WASHINGTON D.C. —
The European Union has reportedly started consultations on the removal of the remaining targeted sanctions on President Robert Mugabe, his wife Grace and one company, as part of its annual review process.
Speaking on condition of anonymity, some diplomatic sources say the 28-member bloc is divided on the way forward, especially in light of the African Union’s recent election of President Mugabe as its new chair.
The London Times of Britain quotes the country’s representative to the EU Parliament, Cathreine Bearder, saying the AU’s decision is not a constructive step for AU-EU relations.
Catherine Ashton, the EU chief, is expected to announce group’s decision on February 20th.
The EU, which slapped sanctions on Mr. Mugabe and some members of his inner circle over allegations of human rights violations and vote rigging in 2002, together with the United States, has cited the restoration of democracy and respect for human rights as pre-requisites for the removal of the remaining targeted sanctions.
President Mugabe has repeatedly criticized the sanctions, saying they were put in place in opposition to his forceful removal of white farmers from the land, to give to blacks.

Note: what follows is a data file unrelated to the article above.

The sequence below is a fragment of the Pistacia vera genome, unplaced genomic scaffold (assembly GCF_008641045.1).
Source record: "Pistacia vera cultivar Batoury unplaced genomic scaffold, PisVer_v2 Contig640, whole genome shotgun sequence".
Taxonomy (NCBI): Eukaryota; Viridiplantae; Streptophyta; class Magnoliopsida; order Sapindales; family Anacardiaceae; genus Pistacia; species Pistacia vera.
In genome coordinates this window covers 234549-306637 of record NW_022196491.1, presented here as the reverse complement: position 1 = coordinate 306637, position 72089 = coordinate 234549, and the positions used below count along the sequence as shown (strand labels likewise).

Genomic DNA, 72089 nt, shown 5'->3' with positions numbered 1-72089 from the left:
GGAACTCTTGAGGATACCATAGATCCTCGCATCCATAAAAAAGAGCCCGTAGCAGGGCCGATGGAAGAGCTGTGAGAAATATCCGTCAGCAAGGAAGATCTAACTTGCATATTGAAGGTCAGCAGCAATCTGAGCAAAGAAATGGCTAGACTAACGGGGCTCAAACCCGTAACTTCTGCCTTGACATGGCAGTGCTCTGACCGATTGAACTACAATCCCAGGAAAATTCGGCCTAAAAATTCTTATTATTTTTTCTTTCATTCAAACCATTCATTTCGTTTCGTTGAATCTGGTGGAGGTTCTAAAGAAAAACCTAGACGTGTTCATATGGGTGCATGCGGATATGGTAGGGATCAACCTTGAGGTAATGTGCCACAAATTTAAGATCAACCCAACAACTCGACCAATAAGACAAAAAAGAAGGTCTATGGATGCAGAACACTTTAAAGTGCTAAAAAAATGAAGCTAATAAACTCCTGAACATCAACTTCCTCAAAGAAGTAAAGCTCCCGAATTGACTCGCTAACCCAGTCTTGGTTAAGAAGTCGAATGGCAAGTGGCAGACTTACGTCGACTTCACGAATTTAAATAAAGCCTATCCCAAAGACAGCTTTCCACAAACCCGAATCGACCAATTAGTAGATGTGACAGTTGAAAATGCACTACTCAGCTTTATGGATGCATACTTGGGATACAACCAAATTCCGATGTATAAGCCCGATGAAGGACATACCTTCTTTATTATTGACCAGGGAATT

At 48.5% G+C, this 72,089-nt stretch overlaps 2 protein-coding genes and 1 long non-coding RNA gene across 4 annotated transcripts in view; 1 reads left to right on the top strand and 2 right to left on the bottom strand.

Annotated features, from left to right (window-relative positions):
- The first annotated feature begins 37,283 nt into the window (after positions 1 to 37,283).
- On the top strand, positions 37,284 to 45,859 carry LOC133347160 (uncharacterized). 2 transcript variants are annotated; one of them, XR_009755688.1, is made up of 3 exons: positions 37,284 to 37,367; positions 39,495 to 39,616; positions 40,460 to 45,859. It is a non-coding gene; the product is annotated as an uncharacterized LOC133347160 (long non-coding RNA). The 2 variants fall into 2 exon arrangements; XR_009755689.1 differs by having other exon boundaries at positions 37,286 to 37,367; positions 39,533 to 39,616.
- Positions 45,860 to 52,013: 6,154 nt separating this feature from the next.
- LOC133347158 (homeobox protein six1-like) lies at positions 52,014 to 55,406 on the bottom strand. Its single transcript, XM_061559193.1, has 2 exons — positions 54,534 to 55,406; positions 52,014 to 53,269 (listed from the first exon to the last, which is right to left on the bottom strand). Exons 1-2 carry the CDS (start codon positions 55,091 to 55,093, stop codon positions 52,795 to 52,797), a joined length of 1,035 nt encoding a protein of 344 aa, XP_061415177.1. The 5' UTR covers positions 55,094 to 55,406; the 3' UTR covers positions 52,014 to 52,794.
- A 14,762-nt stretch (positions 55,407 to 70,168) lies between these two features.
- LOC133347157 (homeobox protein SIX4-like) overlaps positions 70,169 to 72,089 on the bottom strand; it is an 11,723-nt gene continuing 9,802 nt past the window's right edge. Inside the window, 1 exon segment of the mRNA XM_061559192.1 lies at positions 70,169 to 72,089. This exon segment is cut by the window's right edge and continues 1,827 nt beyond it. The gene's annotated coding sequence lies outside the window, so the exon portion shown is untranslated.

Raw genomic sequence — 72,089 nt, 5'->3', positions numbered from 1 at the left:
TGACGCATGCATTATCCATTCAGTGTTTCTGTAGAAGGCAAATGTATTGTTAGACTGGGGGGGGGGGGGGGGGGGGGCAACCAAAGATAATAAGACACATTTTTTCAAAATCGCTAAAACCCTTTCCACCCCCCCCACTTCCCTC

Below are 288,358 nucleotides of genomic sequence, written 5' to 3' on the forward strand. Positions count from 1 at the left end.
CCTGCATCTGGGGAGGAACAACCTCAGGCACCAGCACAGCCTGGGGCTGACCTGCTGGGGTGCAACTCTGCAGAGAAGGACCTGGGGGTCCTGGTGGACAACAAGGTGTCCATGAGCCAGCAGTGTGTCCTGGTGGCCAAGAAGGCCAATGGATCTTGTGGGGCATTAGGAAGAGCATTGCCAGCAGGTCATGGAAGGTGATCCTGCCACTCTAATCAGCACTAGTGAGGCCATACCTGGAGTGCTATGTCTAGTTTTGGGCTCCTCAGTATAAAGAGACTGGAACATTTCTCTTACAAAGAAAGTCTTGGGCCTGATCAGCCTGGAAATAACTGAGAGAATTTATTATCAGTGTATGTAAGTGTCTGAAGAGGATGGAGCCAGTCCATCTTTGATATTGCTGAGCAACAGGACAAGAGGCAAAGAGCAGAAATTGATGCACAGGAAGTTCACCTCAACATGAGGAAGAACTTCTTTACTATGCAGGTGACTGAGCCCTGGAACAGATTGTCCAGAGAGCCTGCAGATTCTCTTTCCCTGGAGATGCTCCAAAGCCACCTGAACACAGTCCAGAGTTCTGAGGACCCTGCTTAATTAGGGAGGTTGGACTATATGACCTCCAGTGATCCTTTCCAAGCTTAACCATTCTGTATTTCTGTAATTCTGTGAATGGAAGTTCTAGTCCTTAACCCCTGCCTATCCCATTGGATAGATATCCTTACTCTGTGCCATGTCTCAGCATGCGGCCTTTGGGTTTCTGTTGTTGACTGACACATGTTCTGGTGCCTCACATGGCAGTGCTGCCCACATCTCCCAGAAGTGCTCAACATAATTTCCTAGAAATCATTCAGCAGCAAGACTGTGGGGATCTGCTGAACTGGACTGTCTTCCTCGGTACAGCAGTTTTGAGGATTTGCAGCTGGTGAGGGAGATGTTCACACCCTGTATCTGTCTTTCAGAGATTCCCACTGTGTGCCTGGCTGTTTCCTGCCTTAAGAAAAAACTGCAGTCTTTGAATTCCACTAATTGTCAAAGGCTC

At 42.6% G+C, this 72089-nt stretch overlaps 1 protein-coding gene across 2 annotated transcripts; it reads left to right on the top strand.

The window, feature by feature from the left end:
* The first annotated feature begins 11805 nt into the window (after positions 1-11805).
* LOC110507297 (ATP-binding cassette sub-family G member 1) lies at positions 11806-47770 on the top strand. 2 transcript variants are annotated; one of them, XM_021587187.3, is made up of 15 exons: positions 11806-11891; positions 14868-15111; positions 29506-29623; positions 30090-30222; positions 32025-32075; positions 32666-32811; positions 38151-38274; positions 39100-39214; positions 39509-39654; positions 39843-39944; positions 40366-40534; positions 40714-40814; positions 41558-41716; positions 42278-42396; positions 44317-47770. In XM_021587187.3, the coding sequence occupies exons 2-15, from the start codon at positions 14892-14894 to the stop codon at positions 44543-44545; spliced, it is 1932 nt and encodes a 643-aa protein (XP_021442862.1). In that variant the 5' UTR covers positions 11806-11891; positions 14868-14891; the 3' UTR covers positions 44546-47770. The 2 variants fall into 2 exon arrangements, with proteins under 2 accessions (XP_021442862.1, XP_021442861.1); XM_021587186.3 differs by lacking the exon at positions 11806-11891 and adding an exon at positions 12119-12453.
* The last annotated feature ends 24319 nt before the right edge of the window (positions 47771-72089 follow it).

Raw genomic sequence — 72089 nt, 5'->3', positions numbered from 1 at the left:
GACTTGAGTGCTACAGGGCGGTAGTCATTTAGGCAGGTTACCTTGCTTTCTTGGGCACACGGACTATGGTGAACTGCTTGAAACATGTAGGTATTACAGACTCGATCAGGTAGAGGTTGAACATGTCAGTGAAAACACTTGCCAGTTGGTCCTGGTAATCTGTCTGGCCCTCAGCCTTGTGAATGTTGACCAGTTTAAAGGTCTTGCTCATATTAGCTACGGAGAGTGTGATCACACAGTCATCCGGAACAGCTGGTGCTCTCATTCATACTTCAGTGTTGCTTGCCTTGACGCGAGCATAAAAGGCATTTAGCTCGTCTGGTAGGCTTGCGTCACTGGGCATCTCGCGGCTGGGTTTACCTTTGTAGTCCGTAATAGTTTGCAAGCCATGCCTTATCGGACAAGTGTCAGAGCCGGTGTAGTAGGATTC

While many of the original names on the targeted sanctions list have been removed, still remaining are President Mugabe, his wife Grace, and The Zimbabwe Defence Industries.
Despite the remaining sanctions however, the EU will this month resume direct cooperation with the Zimbabwean government.
The EU’s Ambassador to Zimbabwe, Philipe van Damme told VOA a decision will be reached by the block over the sanctions in the next two weeks.
“We have to look at the initial decision of 2002 and the situation will be assessed on that basis but again, I’m not here to speak on behalf of the council. Let’s wait for the decision of the council,” he said.
Responding, Zanu PF spokesman Simon Khaya Moyo said his party and government expects an unconditional lifting of the sanctions because he says they are illegal.
“Sanctions have hurt our economy and you know it,” said Khaya-Moyo. “We want them to be removed unconditionally, that’s all.”